According to Article III of the 1958 Convention on the Recognition and Enforcement of Foreign Arbitral Awards (the “New York Convention“), courts of a Contracting State have the obligation to recognize and enforce an arbitral award. However, it must be borne in mind that the latter have the possibility of refusing the recognition and execution of an arbitral award in the presence of cases exhaustively listed by the Convention.
Article V of the New York Convention allows the party against whom the enforcement of an award is sought to challenge its enforcement. It is divided in two sections:
– V(1), which allows the losing party to challenge the execution of the award on the basis of a violation of its right to due process;
– V(2), which does not protect the interests of the losing party, but rather those of the State of enforcement, especially in the event where the award violates its Public Policy.
Article V of the New York Convention provides:
“1. Recognition and enforcement of the award may be refused, at the request of the party against whom it is invoked, only if that party furnishes to the competent authority where the recognition and enforcement is sought, proof that:
(a) The parties to the agreement referred to in article II were, under the law applicable to them, under some incapacity, or the said agreement is not valid under the law to which the parties have subjected it or, failing any indication thereon, under the law of the country where the award was made; or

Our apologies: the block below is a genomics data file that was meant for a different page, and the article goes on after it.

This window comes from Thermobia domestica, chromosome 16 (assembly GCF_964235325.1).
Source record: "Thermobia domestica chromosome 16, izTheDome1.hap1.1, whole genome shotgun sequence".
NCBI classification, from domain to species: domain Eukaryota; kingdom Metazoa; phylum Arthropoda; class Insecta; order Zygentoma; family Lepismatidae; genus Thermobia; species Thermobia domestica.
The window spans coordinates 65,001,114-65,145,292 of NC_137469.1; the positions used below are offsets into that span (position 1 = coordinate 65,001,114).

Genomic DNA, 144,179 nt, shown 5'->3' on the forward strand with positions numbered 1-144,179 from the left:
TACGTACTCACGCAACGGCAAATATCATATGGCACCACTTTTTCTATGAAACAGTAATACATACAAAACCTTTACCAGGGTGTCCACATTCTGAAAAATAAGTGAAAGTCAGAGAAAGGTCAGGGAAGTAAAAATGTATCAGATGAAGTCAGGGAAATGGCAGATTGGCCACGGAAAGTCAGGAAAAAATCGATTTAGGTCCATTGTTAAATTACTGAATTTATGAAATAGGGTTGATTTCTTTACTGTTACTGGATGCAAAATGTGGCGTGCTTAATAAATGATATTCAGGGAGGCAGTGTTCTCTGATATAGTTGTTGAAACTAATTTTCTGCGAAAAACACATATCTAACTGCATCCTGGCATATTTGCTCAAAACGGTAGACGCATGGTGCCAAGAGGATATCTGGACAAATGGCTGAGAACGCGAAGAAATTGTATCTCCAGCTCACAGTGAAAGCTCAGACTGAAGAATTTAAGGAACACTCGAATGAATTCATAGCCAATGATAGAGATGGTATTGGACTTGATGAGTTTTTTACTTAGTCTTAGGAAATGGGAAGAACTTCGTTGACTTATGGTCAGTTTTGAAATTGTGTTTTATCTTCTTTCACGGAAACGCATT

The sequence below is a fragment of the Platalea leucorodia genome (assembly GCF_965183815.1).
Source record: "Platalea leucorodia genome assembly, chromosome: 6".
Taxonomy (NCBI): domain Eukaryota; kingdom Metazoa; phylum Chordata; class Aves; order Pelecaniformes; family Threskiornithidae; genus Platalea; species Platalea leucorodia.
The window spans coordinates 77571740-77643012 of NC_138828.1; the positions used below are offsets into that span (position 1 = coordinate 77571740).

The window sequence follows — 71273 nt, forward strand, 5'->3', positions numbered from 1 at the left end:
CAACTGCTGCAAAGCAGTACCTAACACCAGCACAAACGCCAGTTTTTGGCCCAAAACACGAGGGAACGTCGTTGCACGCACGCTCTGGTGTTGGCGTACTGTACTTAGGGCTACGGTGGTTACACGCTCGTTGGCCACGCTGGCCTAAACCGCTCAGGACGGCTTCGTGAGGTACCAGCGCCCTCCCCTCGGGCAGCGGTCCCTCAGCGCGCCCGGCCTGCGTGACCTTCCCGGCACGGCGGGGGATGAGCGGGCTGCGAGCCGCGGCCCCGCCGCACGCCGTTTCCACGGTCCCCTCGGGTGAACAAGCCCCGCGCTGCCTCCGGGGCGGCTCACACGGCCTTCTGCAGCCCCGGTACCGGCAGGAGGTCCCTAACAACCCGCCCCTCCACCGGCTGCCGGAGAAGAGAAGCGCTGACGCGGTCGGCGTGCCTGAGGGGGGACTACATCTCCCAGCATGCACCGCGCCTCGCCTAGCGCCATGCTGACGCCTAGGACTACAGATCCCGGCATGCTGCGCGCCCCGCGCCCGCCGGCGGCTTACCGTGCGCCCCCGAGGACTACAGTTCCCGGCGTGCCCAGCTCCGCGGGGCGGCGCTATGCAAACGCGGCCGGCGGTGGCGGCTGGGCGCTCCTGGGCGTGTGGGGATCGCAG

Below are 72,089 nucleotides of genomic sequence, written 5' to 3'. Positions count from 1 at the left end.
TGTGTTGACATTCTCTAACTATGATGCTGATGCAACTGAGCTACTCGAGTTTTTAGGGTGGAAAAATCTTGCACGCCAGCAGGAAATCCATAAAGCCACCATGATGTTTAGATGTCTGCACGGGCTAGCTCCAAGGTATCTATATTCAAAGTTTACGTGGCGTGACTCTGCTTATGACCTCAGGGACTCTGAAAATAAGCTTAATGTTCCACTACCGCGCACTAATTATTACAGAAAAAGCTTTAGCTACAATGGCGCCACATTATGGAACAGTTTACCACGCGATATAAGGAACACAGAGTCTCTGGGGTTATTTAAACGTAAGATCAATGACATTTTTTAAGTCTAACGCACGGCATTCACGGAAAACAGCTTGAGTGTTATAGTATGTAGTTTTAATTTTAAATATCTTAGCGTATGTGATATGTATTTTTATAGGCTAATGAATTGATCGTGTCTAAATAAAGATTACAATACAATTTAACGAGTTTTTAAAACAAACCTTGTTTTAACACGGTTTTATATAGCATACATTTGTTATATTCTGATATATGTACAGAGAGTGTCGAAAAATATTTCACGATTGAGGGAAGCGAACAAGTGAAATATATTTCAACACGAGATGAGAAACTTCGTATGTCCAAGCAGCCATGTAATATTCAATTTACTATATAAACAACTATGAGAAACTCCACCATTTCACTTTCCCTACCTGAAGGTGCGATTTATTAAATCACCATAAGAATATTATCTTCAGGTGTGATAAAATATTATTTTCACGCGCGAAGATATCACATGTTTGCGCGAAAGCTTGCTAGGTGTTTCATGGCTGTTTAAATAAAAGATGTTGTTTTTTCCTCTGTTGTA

(b) The party against whom the award is invoked was not given proper notice of the appointment of the arbitrator or of the arbitration proceedings or was otherwise unable to present his case; or
(c) The award deals with a difference not contemplated by or not falling within the terms of the submission to arbitration, or it contains decisions on matters beyond the scope of the submission to arbitration, provided that, if the decisions on matters submitted to arbitration can be separated from those not so submitted, that part of the award which contains decisions on matters submitted to arbitration may be recognized and enforced; or
(d) The composition of the arbitral authority or the arbitral procedure was not in accordance with the agreement of the parties, or, failing such agreement, was not in accordance with the law of the country where the arbitration took place; or
(e) The award has not yet become binding on the parties or has been set aside or suspended by a competent authority of the country in which, or under the law of which, that award was made.
2. Recognition and enforcement of an arbitral award may also be refused if the competent authority in the country where recognition and enforcement is sought finds that:
(a) The subject matter of the difference is not capable of settlement by arbitration under the law of that country; or
(b) The recognition or enforcement of the award would be contrary to the public policy of that country”.
Interpretation of Article V(1) (a)
Article V(1)(a) does not set up an appeal procedure allowing the losing party to challenge a decision on its merits. This would contravene the spirit of the New York Convention, which is to ensure the effectiveness of arbitral awards. It only allows setting aside the enforcement of an arbitral award when (1) the parties are in a situation of incapacity under the law applicable to them or (2) the arbitral agreement is invalid under the law to which the parties have subjected it or, failing any indication thereon, under the law of the country where the award was made.